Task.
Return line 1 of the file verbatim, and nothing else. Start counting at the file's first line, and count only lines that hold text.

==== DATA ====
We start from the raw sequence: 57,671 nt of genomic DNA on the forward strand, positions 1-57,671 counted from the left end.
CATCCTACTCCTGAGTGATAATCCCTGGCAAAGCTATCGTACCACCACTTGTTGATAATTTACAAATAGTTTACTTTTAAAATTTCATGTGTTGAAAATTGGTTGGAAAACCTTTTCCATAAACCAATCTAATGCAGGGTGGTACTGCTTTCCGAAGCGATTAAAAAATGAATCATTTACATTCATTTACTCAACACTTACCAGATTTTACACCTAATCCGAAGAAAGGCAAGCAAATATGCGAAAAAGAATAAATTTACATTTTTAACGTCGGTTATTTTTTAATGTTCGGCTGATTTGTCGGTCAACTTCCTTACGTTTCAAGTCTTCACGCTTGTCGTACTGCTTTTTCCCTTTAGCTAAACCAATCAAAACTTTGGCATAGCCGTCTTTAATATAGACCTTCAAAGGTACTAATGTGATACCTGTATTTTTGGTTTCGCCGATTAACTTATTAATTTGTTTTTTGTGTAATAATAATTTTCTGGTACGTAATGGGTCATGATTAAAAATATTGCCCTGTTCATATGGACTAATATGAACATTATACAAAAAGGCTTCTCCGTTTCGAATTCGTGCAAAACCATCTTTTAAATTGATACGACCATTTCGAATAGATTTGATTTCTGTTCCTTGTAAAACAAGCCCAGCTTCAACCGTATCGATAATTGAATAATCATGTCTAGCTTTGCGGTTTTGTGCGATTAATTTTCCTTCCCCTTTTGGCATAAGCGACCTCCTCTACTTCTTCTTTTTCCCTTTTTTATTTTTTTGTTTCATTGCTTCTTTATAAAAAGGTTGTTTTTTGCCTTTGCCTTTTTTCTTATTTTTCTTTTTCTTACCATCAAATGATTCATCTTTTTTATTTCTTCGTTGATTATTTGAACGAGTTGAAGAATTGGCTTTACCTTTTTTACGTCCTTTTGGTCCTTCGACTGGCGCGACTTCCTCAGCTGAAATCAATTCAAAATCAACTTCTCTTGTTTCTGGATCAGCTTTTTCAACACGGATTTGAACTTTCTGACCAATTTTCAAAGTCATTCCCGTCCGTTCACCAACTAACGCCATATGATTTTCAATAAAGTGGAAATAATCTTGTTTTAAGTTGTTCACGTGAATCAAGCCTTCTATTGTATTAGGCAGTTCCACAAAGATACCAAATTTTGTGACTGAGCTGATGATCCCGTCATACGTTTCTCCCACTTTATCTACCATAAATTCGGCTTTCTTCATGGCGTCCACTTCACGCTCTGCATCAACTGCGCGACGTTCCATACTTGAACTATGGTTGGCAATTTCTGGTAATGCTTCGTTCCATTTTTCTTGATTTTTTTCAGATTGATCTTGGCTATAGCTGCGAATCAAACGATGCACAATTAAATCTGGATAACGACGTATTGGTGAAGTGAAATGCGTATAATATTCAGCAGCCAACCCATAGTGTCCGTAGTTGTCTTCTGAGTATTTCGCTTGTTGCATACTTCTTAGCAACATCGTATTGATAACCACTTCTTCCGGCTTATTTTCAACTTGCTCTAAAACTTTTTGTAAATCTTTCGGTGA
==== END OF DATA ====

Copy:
We start from the raw sequence: 57,671 nt of genomic DNA on the forward strand, positions 1-57,671 counted from the left end.